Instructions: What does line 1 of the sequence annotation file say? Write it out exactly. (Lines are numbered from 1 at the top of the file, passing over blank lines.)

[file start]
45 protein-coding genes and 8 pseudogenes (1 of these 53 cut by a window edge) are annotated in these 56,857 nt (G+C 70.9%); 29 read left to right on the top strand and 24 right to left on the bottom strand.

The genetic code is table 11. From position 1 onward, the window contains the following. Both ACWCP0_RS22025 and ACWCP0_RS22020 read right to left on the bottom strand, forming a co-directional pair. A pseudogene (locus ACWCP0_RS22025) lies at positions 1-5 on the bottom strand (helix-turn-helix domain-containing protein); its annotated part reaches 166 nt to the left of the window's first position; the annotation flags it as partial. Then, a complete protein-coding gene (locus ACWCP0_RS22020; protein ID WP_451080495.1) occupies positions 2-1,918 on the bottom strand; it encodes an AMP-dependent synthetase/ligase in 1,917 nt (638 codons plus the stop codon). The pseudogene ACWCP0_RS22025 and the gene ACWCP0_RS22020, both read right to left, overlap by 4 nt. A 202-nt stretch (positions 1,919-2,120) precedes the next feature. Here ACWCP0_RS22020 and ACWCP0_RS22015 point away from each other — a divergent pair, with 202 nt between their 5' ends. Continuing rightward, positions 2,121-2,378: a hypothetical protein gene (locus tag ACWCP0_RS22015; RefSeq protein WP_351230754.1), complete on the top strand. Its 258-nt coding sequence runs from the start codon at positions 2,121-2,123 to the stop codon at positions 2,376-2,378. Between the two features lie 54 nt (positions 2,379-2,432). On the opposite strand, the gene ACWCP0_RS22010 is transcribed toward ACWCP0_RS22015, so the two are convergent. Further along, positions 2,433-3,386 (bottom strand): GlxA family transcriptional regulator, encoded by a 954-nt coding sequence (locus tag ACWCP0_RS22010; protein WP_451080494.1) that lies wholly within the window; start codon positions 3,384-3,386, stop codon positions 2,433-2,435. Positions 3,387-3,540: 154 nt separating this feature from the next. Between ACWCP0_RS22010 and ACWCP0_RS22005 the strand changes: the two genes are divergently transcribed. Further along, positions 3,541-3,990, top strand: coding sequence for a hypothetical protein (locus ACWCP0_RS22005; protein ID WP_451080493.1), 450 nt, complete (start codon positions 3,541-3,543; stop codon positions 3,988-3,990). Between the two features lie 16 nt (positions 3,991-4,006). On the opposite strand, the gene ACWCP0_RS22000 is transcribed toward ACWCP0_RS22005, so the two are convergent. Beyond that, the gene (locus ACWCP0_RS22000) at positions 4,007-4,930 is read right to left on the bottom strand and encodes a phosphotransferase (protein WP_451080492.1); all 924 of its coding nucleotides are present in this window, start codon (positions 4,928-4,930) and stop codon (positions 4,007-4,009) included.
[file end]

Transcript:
45 protein-coding genes and 8 pseudogenes (1 of these 53 cut by a window edge) are annotated in these 56,857 nt (G+C 70.9%); 29 read left to right on the top strand and 24 right to left on the bottom strand.